UBC Theses and Dissertations
Utilization of manpower in a public welfare setting Budnick, Angela Frieda Mary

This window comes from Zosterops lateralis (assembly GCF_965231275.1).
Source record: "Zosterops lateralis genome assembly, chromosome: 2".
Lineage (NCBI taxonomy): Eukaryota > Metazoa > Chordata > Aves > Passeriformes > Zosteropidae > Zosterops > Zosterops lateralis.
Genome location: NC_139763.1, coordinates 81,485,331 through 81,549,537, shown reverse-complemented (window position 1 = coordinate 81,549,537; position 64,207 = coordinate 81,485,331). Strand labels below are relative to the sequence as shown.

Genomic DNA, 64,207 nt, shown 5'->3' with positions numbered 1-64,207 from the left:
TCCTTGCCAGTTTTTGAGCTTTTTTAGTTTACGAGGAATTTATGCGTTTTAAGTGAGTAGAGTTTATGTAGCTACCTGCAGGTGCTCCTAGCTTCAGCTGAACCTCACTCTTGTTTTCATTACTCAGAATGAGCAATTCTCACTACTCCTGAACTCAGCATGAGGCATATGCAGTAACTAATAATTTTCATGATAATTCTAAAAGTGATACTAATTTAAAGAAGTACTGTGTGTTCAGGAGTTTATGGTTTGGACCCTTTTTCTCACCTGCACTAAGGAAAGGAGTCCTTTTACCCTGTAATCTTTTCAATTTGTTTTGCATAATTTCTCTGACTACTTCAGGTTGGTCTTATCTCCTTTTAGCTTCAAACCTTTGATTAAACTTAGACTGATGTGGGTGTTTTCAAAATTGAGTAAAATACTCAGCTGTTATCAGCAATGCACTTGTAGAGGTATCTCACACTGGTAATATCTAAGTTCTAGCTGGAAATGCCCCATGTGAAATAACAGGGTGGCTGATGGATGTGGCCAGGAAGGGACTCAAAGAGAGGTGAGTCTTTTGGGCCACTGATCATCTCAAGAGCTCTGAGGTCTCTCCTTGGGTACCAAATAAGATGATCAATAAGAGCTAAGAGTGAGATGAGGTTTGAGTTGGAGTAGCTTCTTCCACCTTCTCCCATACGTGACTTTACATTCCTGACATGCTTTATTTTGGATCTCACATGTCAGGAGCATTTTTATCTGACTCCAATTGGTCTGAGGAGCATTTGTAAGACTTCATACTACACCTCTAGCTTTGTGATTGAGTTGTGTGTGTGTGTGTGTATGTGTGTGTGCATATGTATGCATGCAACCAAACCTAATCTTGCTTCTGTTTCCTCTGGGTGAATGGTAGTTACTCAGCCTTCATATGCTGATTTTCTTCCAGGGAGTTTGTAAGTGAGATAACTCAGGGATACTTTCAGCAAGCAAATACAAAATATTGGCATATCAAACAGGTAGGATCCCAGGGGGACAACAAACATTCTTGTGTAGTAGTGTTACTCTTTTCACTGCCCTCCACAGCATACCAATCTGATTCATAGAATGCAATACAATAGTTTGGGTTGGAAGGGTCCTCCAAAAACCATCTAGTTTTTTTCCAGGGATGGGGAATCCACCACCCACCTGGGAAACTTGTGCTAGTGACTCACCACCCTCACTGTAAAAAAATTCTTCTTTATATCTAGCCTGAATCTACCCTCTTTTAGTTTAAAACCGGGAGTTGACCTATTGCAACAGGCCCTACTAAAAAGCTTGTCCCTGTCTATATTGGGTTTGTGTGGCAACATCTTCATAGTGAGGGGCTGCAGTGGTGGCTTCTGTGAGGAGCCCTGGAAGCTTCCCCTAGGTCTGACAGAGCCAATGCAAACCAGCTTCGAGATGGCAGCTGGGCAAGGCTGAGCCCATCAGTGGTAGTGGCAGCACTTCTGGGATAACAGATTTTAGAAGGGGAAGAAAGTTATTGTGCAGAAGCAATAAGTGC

This study is concerned with the social work man-power problem as it exists in the social assistance sector of the public welfare field. The purpose of the study was to determine if a rational plan for the deployment of social work personnel could be devised that would result in more effective and appropriate utilization of social work staff with varying levels of training and competence. The project is an exploratory study based on Richan's suggestion that a plan for worker deployment can be more effectively developed by first determining the degree of organizational or professional controls present or required in the performance of the various tasks in a public welfare agency. A list of tasks performed in the issuance of social allowance from initial contact through to termination was drawn up by the researchers on the basis of their knowledge and combined twenty-two years experience in this area. This list of one hundred twenty-eight tasks was presented in the form of a questionnaire to seven experienced social workers carrying urban and rural caseloads in three public welfare offices. The workers were asked to determine over a two week period, by noting their daily activities, if the list was accurate, complete and unambiguous. This validated list of tasks was presented to a panel of fourteen judges holding Master of Social Work degrees and at least two years' experience in the public welfare field for rating. The rating procedures were based on a five point scale of autonomy of worker functioning required in the performance of the different tasks. Beck's definition of worker autonomy was accepted as appropriate for the purposes of this study, as it incorporates the explicitness of guides to the workers, the visibility of worker activity and the degree of required organizational support for social work standards. This method of data collection, the use of the questionnaire and the rating scale, was considered the most feasible as they were easy to administer, flexible, allowed for fine definition with a specific frame of reference, inexpensive financially and in terms of worker-judge-researcher time. An analysis of our study findings revealed that only 9 per cent of the listed tasks received 80 per cent of judge rating agreement that was necessary to establish its reliability of the ratings. It was significant, however, that the judges' ratings usually followed a pattern tending to cluster at two adjacent ratings. While it is obvious that the instrument is not yet reliable, the fact that 42 per cent of the tasks received over 60 per cent agreement is encouraging and leads the researchers to conclude that the study is going in the right direction. It was also tentatively concluded that the closeness of the ratings seemed to indicate either that the rating scale of autonomy was not fine enough to allow distinctions between adjacent ratings or that the tasks were not defined with sufficient clarity for the judges to make distinctions regarding the amount of autonomy required in the performance of the task. The judges were queried on the problems they encountered in their ratings and their remarks led the researchers to re-examine the definitions of the tasks, and although they had been validated by the field workers in the initial phase of the study, it became evident that definitions of a great number of tasks could be unclear or confusing when they were rated by the employment of the autonomy criterion. This re-examination led the researchers to revise all tasks receiving less than 80 per cent agreement. It is concluded that there is no indication that the criterion of autonomy should be rejected. Rather, if the revised list of tasks can be given to judges to rate again, it is felt that a much higher degree of reliability can be established. Should the new ratings prove to be reliable, the way will then be clear to develop a task assignment scheme to be employed in a field study.
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